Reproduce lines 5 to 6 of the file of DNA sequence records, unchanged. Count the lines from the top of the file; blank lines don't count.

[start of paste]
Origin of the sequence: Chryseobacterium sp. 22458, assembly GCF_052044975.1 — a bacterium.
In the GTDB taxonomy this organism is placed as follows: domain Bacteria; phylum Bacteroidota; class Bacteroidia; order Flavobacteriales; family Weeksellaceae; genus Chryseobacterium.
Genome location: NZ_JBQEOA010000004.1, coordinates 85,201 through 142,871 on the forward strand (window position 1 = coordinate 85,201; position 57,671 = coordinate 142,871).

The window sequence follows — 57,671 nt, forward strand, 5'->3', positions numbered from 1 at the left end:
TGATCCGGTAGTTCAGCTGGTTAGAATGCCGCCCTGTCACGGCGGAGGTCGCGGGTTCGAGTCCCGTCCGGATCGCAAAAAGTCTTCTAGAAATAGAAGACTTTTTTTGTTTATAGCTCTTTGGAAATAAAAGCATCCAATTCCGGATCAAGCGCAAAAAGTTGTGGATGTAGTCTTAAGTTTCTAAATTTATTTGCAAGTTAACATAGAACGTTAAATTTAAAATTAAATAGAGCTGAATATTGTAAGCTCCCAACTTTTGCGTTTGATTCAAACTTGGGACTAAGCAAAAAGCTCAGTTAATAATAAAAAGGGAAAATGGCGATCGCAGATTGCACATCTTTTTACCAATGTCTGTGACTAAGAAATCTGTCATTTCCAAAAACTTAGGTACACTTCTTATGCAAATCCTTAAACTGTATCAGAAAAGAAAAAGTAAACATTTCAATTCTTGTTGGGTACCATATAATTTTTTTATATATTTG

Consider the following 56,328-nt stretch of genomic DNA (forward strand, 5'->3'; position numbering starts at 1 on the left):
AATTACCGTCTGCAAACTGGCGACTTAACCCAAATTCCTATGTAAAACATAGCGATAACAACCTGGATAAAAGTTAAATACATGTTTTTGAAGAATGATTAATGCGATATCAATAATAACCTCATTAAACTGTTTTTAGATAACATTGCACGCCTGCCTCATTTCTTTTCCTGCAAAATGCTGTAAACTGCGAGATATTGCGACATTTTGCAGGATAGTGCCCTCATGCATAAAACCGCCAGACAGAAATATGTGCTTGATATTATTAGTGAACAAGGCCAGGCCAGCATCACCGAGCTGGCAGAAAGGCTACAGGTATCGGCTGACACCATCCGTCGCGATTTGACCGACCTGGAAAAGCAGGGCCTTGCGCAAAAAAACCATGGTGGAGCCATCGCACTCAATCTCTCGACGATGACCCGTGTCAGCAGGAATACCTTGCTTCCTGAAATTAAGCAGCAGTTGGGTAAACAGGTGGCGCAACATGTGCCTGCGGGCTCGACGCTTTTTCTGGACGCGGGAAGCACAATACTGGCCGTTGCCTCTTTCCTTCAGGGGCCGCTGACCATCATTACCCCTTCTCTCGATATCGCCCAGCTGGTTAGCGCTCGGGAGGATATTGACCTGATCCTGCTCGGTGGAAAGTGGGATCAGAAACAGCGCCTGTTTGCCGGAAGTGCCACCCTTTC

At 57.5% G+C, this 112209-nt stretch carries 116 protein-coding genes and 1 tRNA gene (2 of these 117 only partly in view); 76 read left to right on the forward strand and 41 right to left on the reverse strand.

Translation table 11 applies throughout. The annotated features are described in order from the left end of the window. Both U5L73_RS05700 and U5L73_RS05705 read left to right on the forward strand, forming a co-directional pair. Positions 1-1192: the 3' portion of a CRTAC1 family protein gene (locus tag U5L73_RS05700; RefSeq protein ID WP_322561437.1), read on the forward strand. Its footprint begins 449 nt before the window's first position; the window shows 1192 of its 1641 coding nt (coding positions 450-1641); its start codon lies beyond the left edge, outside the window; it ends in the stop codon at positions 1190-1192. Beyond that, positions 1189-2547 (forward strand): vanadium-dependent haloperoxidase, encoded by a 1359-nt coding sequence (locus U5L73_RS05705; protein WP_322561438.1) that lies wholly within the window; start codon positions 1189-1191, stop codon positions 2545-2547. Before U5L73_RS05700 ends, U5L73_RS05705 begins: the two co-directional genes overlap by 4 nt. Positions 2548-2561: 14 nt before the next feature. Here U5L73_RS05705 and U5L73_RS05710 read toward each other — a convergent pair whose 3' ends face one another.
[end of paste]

TGATCCGGTAGTTCAGCTGGTTAGAATGCCGCCCTGTCACGGCGGAGGTCGCGGGTTCGAGTCCCGTCCGGATCGCAAAAAGTCTTCTAGAAATAGAAGACTTTTTTTGTTTATAGCTCTTTGGAAATAAAAGCATCCAATTCCGGATCAAGCGCAAAAAGTTGTGGATGTAGTCTTAAGTTTCTAAATTTATTTGCAAGTTAACATAGAACGTTAAATTTAAAATTAAATAGAGCTGAATATTGTAAGCTCCCAACTTTTGCGTTTGATTCAAACTTGGGACTAAGCAAAAAGCTCAGTTAATAATAAAAAGGGAAAATGGCGATCGCAGATTGCACATCTTTTTACCAATGTCTGTGACTAAGAAATCTGTCATTTCCAAAAACTTAGGTACACTTCTTATGCAAATCCTTAAACTGTATCAGAAAAGAAAAAGTAAACATTTCAATTCTTGTTGGGTACCATATAATTTTTTTATATATTTG

Consider the following 56,328-nt stretch of genomic DNA (forward strand, 5'->3'; position numbering starts at 1 on the left):